- 10th Nov 2020
- 234mm x 156mm
Are librarians and libraries relevant in the 21st century? This is a fundamental question and one that presents differing opinions across the many diverse information sectors. If there is a continuing need for libraries and for librarians, then how do library leaders obtain strategic support when there appears to be a lack of clarity or understanding about the very purpose of libraries at a time when economically, libraries are under pressure to develop new business models and be more commercially focused?
Bold Minds: Library leadership in a time of disruption brings together international leaders who frame many aspects of the current library provision and who carry responsibility for the library models of the future to consider how librarians and libraries can be a driving force in a time of disruptive economic, technological and cultural change.
Each chapter critically presents a short leadership provocation regarding libraries and their purpose, encompassing strategic impact, culture change, engagement, diversity, service delivery, collections, staff skills and professional training and assessing what it means for leaders, their sectors and organisations, and how they have developed their personal leadership signature.
This book will be invaluable to library and information professionals in a range of public and private sector libraries as well as policy makers in services where libraries are a component. It will also be useful for students, educational establishments, and IT professionals with an information management element to their work.
1. Introduction - Margaret Weaver and Leo Appleton
SECTION 1: Views from the Corridors of Power: The Political and Global Perspective
2. Painting Books on the Walls: Why Libraries Have Lost Their Way and How They Can Rediscover Their Real Purpose in a Fragmented World - Richard Heseltine
3. 'The Way We Do Things Around Here': An Analytical Framework for Managing Cultural Change in Public Libraries - John Pateman
4. Leading Liberation in the Library - Leo Appleton
SECTION 2: The Re-birth of Libraries – New Business Models and Re-generation of Services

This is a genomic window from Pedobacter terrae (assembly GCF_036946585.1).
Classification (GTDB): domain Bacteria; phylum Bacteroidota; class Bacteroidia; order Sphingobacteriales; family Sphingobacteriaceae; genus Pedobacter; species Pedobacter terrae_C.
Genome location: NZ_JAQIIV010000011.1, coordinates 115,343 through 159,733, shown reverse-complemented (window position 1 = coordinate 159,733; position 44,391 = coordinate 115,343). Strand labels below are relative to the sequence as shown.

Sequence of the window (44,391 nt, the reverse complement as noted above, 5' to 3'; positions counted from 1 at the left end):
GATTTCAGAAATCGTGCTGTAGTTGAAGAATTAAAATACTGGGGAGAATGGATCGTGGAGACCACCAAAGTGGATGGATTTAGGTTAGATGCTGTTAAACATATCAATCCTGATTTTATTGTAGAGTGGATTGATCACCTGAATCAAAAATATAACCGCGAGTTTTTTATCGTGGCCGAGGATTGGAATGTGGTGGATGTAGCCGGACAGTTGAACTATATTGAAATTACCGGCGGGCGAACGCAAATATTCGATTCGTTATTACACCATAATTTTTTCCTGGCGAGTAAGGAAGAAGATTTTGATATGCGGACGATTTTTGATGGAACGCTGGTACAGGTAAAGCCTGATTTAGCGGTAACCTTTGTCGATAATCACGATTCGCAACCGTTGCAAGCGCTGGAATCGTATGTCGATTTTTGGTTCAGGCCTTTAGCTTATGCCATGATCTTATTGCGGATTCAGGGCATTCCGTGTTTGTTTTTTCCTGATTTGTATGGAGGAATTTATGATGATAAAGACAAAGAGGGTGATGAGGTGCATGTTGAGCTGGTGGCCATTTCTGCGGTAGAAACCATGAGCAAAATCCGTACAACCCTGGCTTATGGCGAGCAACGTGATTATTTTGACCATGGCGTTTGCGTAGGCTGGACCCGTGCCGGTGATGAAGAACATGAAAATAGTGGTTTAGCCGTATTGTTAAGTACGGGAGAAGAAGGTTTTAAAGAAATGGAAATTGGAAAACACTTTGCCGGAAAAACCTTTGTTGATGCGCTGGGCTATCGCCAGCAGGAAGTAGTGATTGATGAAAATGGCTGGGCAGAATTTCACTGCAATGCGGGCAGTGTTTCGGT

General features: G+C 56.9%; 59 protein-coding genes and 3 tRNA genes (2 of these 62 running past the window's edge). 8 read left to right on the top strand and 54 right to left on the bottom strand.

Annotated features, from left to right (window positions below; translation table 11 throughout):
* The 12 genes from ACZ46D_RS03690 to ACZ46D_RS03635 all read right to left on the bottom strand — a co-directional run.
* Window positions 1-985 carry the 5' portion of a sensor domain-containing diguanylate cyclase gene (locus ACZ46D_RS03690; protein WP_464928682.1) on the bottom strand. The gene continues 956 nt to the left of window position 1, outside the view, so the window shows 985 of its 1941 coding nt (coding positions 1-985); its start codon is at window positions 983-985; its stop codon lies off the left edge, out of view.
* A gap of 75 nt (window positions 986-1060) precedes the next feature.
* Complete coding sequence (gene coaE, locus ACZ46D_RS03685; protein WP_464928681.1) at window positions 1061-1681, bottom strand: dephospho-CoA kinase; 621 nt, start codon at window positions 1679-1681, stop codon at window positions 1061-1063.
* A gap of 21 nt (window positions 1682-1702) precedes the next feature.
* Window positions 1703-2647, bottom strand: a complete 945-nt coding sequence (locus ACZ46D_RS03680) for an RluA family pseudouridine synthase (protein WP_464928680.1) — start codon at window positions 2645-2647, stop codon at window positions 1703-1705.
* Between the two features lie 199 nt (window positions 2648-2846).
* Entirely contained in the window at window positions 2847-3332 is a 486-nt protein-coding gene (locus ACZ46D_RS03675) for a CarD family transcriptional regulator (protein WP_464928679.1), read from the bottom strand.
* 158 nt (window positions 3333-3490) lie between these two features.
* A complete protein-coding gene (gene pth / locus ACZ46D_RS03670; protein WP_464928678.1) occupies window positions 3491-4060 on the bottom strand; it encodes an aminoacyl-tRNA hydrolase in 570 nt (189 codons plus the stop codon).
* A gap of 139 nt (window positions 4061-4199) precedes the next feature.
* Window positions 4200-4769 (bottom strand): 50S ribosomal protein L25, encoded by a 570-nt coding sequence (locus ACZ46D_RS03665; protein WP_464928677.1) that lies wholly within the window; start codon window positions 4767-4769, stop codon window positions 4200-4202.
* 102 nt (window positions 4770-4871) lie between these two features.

5. Do Library Partnerships Work and How Can They Help Build a Strong Future for the Library? - Judith Keene and Janine Downes
6. The 21st-Century People's Library - Liz McGettigan
7. Repositioning The Academic Library To Drive Innovation And Agility - Robert Moropa, Lindiwe Soyizwapi, Marguerite Nel and Isak van der Walt
SECTION 3: Who Really Matters? User Communities and Alignment
8. Students Lead the Future: Academic Library Space and Place - Margaret Weaver
9. Leading Change in Medical Libraries in Sweden - Lotta Haglund, Annikki Roos and Petra Björk
10. Corporate Library as the Organisation's Mothership - Shaunna Mireau
SECTION 4: The Future Library Professional – Horizons and Challenges
11. Databrarian ed? Preparing Information Specialists for Participation in an Open Datafied Society - Sheila Corrall
12. Digital Opportunities: What Digital Skills Do Library Staff Need in a Changing World? And Do They Have Them? - Rosie Jones
13. Top Down and Bottom Up – The Librarian as a Senior Leader and Preparing For Senior Leadership By 'Managing Up' - Rebecca Davies
Margaret Weaver is former Director of Library and Learning Resources at Birmingham City University and prior to this was Head of Library Services at Brunel University London, and Director of Library and Student Services at the University of Cumbria. A founding member of the Northern Collaboration group of academic libraries, she has also chaired the North West Academic Libraries (NoWAL) collaboration. Margaret is an Associate of the Higher Education Academy and a chartered member of CILIP. She is also a member of the editorial board of the New Review of Academic Librarianship and a regular contributor to professional literature.
Leo Appleton is a Senior University Teacher in the Information School at the University of Sheffield, where he teaches on library and information services management programmes. He was previously Director of Library Services at Goldsmiths, University of London and has held numerous other leadership and management roles in universities and further education colleges throughout his career. Leo holds a PhD in social informatics from Edinburgh Napier University. He is a chartered fellow of CILIP, a Senior Fellow of the Higher Education Academy and is the editor-in-chief of the New Review of Academic Librarianship.